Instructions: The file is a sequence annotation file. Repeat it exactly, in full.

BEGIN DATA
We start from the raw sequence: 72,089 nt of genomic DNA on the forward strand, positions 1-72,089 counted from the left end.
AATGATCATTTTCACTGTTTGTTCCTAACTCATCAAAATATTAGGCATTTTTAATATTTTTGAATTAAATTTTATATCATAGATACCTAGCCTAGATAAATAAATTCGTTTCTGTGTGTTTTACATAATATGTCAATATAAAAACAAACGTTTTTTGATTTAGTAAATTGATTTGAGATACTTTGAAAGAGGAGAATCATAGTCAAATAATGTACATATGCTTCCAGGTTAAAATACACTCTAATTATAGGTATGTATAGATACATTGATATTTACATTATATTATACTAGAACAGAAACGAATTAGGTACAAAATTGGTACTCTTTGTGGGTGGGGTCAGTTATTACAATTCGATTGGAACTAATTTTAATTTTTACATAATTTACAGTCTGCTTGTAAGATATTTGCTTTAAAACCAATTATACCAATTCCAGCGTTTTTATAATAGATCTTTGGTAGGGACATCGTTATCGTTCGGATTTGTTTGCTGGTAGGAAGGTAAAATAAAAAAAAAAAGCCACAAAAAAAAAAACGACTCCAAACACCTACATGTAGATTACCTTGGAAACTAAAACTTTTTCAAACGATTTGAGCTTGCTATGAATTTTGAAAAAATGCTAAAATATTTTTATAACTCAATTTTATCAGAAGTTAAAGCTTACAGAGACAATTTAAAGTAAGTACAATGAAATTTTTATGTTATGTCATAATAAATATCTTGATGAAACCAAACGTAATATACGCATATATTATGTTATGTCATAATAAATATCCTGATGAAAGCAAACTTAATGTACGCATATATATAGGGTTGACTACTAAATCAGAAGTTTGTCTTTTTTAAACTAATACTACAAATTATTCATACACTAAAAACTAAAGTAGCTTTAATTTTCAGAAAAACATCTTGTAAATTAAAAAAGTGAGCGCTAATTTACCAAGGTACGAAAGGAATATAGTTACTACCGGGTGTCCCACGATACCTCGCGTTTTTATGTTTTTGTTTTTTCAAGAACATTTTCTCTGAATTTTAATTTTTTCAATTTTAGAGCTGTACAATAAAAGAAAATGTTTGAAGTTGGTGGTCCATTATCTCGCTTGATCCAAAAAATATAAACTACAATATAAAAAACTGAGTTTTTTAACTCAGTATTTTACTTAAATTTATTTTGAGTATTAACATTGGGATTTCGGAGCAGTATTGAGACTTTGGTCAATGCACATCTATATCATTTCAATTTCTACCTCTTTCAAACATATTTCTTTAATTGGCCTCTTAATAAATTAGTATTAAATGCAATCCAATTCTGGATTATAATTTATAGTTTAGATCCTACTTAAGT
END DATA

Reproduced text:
We start from the raw sequence: 72,089 nt of genomic DNA on the forward strand, positions 1-72,089 counted from the left end.
AATGATCATTTTCACTGTTTGTTCCTAACTCATCAAAATATTAGGCATTTTTAATATTTTTGAATTAAATTTTATATCATAGATACCTAGCCTAGATAAATAAATTCGTTTCTGTGTGTTTTACATAATATGTCAATATAAAAACAAACGTTTTTTGATTTAGTAAATTGATTTGAGATACTTTGAAAGAGGAGAATCATAGTCAAATAATGTACATATGCTTCCAGGTTAAAATACACTCTAATTATAGGTATGTATAGATACATTGATATTTACATTATATTATACTAGAACAGAAACGAATTAGGTACAAAATTGGTACTCTTTGTGGGTGGGGTCAGTTATTACAATTCGATTGGAACTAATTTTAATTTTTACATAATTTACAGTCTGCTTGTAAGATATTTGCTTTAAAACCAATTATACCAATTCCAGCGTTTTTATAATAGATCTTTGGTAGGGACATCGTTATCGTTCGGATTTGTTTGCTGGTAGGAAGGTAAAATAAAAAAAAAAAGCCACAAAAAAAAAAACGACTCCAAACACCTACATGTAGATTACCTTGGAAACTAAAACTTTTTCAAACGATTTGAGCTTGCTATGAATTTTGAAAAAATGCTAAAATATTTTTATAACTCAATTTTATCAGAAGTTAAAGCTTACAGAGACAATTTAAAGTAAGTACAATGAAATTTTTATGTTATGTCATAATAAATATCTTGATGAAACCAAACGTAATATACGCATATATTATGTTATGTCATAATAAATATCCTGATGAAAGCAAACTTAATGTACGCATATATATAGGGTTGACTACTAAATCAGAAGTTTGTCTTTTTTAAACTAATACTACAAATTATTCATACACTAAAAACTAAAGTAGCTTTAATTTTCAGAAAAACATCTTGTAAATTAAAAAAGTGAGCGCTAATTTACCAAGGTACGAAAGGAATATAGTTACTACCGGGTGTCCCACGATACCTCGCGTTTTTATGTTTTTGTTTTTTCAAGAACATTTTCTCTGAATTTTAATTTTTTCAATTTTAGAGCTGTACAATAAAAGAAAATGTTTGAAGTTGGTGGTCCATTATCTCGCTTGATCCAAAAAATATAAACTACAATATAAAAAACTGAGTTTTTTAACTCAGTATTTTACTTAAATTTATTTTGAGTATTAACATTGGGATTTCGGAGCAGTATTGAGACTTTGGTCAATGCACATCTATATCATTTCAATTTCTACCTCTTTCAAACATATTTCTTTAATTGGCCTCTTAATAAATTAGTATTAAATGCAATCCAATTCTGGATTATAATTTATAGTTTAGATCCTACTTAAGT